So I find it’s more interesting. Yeah. Yeah. Actually, I don’t know if you went over his, his story, how he came to it when he had him on the podcast, but it’s very similar. You know, he was doing physics stuff and he was like, Wait, I need to figure out to do this. And it was the same thing for me. I was like, Wait, I, I don’t know.
I need to understand this. And you know, and one of the things that really I found that came up very nicely from doing it is the idea of you can pretty clearly see if you have identifiability problems. And some of the experiments that I’ve seen, even like measuring things like dissociation constants, there are definitely identifiability problems that I think a lot in the community is that meaning the biochemistry community is just completely unaware of.
And, and it’s because, you know, if, if you’re kind of taking the approach that you learn sort of by reading what other people did in papers throughout the years, [00:16:00] which is here’s the best fit parameter. Like I have seen papers where it’s sort of like how to guides on how to do a certain assay. And then they straight up tell you, they’re like, Oh yeah, you know, you plug this into.
I don’t know what, whatever software it is and it’s gonna spit back at you this number, which is gonna be your best fit parameter. And then that’s what you report. They like, they’ll literally say this in like technique papers, which is really, you know, a lot of times you can get away with that because you know the exact value of the parameter is close to that.
It’s fine for your operational purposes, that’s fine, but it can really bite you if you mess it. If you have something that’s like, for example, not identifiable. And so where the parameter value could be anything. And you might be saying, you know, based on your experiment, your experiment can’t resolve it.
And you’re saying to yourself, Oh yeah, the association constants one micromolar and it could easily be one nanomolar , right? And it’s just not gonna be identifiable in your assay. And so I started to see all these real benefits of [00:17:00] taking these approaches and it made me, I don’t know, I think it just made me a much better scientific thinker.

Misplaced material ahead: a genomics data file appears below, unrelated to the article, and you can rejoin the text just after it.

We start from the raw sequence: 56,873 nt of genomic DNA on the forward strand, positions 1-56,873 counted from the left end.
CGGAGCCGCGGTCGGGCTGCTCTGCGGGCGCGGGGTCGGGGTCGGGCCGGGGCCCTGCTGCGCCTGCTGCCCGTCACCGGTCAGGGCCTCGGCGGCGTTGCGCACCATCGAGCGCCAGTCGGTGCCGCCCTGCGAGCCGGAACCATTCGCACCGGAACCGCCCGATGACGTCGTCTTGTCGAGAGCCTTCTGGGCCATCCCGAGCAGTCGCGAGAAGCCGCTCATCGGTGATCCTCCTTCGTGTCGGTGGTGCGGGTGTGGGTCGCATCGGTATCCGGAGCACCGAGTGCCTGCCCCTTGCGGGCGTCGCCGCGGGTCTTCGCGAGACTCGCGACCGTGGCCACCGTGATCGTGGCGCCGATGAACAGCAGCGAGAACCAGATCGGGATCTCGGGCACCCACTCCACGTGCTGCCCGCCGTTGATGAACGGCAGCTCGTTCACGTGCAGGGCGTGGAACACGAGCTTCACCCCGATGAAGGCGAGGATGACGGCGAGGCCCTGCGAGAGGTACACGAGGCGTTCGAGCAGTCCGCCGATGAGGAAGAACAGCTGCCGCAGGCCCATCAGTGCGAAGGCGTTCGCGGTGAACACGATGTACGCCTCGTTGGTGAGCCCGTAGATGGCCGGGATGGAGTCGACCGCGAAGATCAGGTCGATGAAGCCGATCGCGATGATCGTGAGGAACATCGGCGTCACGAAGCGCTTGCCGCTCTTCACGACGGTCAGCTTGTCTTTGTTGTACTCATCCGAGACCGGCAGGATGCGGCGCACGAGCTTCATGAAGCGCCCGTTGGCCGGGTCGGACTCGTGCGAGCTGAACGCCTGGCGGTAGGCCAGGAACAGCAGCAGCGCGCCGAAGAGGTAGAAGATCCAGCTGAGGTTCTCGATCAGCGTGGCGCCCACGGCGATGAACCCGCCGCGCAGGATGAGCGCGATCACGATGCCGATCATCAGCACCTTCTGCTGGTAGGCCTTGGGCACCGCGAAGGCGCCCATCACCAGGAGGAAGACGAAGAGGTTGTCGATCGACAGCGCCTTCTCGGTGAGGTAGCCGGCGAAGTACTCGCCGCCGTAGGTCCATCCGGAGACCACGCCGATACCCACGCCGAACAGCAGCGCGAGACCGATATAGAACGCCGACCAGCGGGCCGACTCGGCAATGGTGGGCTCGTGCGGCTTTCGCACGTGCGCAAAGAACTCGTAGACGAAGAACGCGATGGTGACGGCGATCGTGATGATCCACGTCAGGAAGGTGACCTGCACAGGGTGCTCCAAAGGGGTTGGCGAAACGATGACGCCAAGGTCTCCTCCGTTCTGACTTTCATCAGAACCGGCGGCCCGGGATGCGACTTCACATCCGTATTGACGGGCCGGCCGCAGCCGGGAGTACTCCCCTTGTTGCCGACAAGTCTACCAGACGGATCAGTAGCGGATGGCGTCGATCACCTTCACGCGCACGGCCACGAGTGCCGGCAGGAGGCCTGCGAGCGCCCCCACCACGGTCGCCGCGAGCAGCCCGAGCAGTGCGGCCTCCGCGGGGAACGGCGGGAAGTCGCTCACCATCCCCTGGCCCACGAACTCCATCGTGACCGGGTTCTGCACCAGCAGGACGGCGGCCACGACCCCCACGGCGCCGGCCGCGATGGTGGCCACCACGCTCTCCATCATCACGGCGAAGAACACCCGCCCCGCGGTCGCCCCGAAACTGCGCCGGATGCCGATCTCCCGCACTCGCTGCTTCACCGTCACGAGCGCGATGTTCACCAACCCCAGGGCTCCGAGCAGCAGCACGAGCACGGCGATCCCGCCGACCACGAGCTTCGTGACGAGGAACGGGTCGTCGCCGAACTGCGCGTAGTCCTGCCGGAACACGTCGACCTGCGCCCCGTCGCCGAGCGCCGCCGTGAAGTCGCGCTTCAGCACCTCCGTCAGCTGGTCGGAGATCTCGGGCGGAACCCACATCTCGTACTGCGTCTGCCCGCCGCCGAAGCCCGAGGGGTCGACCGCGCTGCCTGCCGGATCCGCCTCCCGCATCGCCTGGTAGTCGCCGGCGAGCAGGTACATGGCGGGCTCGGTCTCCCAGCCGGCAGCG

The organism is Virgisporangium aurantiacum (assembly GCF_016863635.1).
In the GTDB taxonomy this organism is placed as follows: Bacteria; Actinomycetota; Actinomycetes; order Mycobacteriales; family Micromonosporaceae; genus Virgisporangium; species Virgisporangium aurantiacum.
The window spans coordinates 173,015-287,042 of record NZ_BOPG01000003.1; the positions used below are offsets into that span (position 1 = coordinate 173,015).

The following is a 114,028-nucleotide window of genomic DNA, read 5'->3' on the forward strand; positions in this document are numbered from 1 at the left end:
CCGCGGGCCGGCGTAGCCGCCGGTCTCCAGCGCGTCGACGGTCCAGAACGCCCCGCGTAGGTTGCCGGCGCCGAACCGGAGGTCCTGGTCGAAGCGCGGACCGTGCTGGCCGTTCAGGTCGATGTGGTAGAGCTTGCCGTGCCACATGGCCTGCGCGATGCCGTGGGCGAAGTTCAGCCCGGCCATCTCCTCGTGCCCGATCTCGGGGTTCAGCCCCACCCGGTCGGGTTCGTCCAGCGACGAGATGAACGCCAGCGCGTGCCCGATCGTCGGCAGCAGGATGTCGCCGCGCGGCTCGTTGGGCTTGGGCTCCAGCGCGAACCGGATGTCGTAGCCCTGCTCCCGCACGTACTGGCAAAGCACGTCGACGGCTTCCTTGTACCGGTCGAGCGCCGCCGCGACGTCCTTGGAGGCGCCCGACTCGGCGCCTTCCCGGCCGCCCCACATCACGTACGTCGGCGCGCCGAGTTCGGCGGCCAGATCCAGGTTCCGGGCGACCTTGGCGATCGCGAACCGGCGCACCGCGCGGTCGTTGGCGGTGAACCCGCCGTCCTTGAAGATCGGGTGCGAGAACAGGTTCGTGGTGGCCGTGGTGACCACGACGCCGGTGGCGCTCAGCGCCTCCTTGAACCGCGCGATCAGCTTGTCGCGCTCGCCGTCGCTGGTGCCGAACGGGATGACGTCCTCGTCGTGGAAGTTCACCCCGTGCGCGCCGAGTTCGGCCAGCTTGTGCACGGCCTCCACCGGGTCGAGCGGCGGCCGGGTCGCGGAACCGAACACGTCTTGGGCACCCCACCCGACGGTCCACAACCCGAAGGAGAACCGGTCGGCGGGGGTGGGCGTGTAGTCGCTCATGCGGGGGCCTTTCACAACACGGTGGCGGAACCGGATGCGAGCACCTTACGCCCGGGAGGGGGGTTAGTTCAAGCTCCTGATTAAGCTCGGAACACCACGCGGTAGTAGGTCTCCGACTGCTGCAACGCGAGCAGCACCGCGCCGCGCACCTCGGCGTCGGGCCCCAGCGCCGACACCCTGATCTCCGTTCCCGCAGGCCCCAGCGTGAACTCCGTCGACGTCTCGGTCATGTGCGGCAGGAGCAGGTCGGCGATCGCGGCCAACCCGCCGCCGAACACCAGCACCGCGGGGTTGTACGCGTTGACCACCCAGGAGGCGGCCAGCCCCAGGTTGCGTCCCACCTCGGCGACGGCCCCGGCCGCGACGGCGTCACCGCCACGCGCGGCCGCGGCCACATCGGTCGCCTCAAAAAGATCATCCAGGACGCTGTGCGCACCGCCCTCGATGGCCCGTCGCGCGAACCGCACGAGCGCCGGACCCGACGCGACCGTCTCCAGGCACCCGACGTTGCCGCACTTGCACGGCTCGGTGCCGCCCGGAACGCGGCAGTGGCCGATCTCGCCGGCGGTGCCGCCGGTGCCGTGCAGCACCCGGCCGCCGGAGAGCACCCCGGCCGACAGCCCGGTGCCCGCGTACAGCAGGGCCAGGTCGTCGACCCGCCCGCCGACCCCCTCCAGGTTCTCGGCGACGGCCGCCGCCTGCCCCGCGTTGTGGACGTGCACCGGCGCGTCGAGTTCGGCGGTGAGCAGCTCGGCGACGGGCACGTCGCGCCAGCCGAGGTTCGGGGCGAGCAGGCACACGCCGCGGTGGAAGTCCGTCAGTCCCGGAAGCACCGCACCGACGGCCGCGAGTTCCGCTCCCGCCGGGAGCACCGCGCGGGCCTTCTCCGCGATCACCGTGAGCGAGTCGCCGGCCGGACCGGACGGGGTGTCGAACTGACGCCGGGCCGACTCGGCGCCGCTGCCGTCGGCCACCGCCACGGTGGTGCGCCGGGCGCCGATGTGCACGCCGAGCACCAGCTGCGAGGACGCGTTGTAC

And to me that was just, You know, as scientists, we’re always trying to, you know, we always think very deeply about our problems and we’re really trying to understand, in my case, the living world. And the way in which we do that is by performing experiments, right? And making measurements and exploring with our eyes whether those eyes happen to be attached to microscopes or telescopes or whatever.
You know, it’s, we do this exploration and that’s the center part of it. But if we wanna interpret, if we wanna learn from what we observe, that’s where this data analysis comes in. And to me, it, I just felt like as I was learning how to do basing analysis, that this was something that was so central to the scientific method to actually the doing of science that I had overlooked up to that time.
And that, you know, like, you know, I’m a career scientist at that point. Now I’m really a career educator of [00:18:00] scientists. But then I was a career scientist, and it was like, to me it was just like this big moment because I felt that now I’m a much more complete scientist. Now that I have this, and yeah man, it was, uh, it was one of the, those few weeks I remember ’em very clearly.
I would, I was at UCLA and I would go to the student center and I would get a burrito and I would sit at a table with a burrito and I was reading James’ book, I don’t know if you’re familiar with ET Janes, which is very much on the scientific philosophy side of things. And just, and I would sit there and I would, I was just so, I was like, it was almost like I was high , meaning not on drugs, but like, I just felt like I was.
Exploring a whole new whole realm of science in general. It was really, really exciting. Yeah, yeah, yeah. No, I completely understand. Definitely have had and still have some of those moments from time to time. Yeah. Well actually you already [00:19:00] talked a bit about that, but let’s do like formal intro of uh, what you are doing note nowadays.
So like, uh, can you tell listeners, well basically define the work that you’re doing nowadays and, and the topics that you are particularly interested in. Yeah, so after I did that post, like I mentioned at ucla, I ended up coming to Caltech, which is. Really a place that I really love. It’s where I did my PhD.
Yeah, it’s an institution that’s just a wonderful place to be. You’re just surrounded by brilliant people and I got the opportunity to come back here as at the time my title was lecturer. My title now is teaching professor, which I think is more descriptive of what I do. So I am now not so much a scientist.
I do collaborate with scientists on various things, but you know, I don’t run my own research group. I am a teaching professor, so I teach a lot of courses. And the courses I teach, I’d say my students are roughly. More or less 50 50 undergraduates and then graduate students mostly in, uh, life sciences.